The statute of limitations is the time one party has to seek legal action against the other. For instance, in Washington, debt collection lawsuits involving failure to honor implied contracts have a three-year statute of limitations. Once the statute of limitations has expired, the other party cannot file a lawsuit to recover the amount owed.

It's also important to note that ignoring a lawsuit is not always a good idea, even though debt collection laws vary from state to state. When a creditor or debt collection company brings such a lawsuit against you, you'll be served with the Summons and Complaint documents. The Summons is a document that officially notifies you of the lawsuit filed against you. On the other hand, the Complaint contains the list of allegations being made against you. These two documents may have different names depending on your state. For example, in Texas, the Complaint is called a Petition.

Do not ignore a debt collection lawsuit

Whether correct or not, you shouldn't ignore these two documents. This is because the court considers silence as an admission of guilt. When served with a debt lawsuit, you have up to 35 days to respond, depending on which state you live in.. The deadline to respond varies from state to state, but the earlier, the better. Failure to respond could lead to a default judgment against you. A default judgment grants the other party legal authority to pursue other acceptable means to recover the debt. Wage garnishment is a good example of one of the many methods a debt collector or creditor might pursue to recover the debt.

The most unfortunate thing about not responding to a debt collection lawsuit is that sometimes, you may be sued over debt you don't even owe. This could be a case of stolen identity, mistaken identity, poor bookkeeping, or anything in between. Not responding to the lawsuit denies you the right to defend yourself or request proof that you actually owe the debt in question.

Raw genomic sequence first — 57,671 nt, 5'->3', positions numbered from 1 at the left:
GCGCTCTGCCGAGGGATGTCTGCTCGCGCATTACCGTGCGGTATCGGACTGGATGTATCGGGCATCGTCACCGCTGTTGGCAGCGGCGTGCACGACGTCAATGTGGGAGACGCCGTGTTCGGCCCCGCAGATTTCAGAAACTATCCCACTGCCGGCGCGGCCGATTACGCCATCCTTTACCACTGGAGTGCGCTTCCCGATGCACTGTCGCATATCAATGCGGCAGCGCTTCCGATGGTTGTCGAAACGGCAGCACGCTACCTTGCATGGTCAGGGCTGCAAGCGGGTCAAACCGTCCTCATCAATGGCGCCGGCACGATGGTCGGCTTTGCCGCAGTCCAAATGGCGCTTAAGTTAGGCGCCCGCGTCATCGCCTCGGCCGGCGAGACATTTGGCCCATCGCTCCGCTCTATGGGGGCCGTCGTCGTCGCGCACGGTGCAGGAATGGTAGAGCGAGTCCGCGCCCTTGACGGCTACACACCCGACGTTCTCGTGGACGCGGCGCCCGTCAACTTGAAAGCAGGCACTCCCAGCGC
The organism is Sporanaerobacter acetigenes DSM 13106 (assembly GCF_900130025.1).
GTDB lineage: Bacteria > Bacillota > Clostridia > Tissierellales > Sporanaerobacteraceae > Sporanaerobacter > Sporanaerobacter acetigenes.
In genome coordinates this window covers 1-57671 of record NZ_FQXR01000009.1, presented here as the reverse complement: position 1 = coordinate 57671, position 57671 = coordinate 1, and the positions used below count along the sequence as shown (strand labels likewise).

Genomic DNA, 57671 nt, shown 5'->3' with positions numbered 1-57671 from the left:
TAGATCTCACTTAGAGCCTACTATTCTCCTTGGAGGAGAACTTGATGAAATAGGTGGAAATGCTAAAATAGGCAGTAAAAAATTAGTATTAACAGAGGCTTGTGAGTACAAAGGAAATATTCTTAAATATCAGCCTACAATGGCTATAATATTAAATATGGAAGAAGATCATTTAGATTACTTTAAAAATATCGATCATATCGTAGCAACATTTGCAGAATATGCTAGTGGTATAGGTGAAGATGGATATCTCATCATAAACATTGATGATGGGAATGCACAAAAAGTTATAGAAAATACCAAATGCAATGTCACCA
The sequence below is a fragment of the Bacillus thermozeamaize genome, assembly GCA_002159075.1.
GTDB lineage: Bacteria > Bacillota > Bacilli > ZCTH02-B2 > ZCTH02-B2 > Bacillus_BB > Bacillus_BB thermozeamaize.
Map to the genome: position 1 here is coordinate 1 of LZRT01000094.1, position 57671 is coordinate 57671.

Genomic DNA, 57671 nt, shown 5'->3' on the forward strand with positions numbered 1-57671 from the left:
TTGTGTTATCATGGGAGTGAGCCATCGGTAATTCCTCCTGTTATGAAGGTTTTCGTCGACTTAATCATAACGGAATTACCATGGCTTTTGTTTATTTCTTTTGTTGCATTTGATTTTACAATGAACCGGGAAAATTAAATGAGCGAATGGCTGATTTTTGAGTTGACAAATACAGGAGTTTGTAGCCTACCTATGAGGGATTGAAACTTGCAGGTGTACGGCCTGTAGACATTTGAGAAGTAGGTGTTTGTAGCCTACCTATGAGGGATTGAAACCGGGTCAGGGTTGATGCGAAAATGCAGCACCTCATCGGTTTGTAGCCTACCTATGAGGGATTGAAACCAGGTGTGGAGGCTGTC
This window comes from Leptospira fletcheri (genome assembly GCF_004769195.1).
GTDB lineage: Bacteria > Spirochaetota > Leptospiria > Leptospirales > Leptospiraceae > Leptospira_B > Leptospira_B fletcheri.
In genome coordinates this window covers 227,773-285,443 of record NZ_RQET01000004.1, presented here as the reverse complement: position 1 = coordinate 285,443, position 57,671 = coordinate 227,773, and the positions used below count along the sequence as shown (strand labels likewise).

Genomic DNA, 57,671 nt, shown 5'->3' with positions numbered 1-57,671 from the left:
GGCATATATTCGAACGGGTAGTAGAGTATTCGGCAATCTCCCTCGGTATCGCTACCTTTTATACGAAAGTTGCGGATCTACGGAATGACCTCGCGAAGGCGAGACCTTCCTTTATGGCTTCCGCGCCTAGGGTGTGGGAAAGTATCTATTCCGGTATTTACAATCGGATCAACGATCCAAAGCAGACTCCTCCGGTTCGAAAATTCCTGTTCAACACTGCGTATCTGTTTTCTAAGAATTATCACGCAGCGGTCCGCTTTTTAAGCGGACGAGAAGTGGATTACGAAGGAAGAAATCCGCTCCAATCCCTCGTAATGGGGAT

Respond to a debt collection lawsuit

The exact procedures for responding to a debt collection lawsuit vary from one state to another. Here's a comprehensive 50-state guide on how to answer a Summons for Debt Collection, including the deadlines for filing your Answer. Generally, you can follow these three steps to respond to a debt collection lawsuit—and win:

  1. Answer each claim listed in the Complaint document. When you're sued for a debt, you should receive a Summons and Complaint document notifying you of the lawsuit. In your Answer, the most important thing to do is respond to each claim listed in the Complaint document. You can admit, deny, or deny due to lack of knowledge. Keep in mind that most attorneys recommend denying as many claims as possible, which forces the collector to prove the claims. If they can't prove everything, they might just drop the case altogether.
  2. Assert your affirmative defenses. An affirmative defense is any legal reason that the debt collector shouldn't win the case. You can bring up several affirmative defenses in your Answer, but if you don't assert them in your initial response to the lawsuit, you can't bring them up later on in the case. This is why it's so important to include your affirmative defenses in your Answer. For example, the statute of limitations is a common affirmative defense used in debt collection lawsuits.
  3. File your Answer with the court, and send a copy to party suing you. You have 14-35 days to file the Answer before a default judgment will be entered against you. If this happens, debt collectors can garnish your wages and put liens on your properties. You can send the Answer to the court via mail, drop it off in person, or file it electronically (this option is only available in some courts). After you've filed the Answer in court, make a copy and send it to the debt collector's attorney, whose information is listed on the Summons document. Make sure to request a return receipt, so you have proof that you sent it.

To learn more about these three steps, check out this video: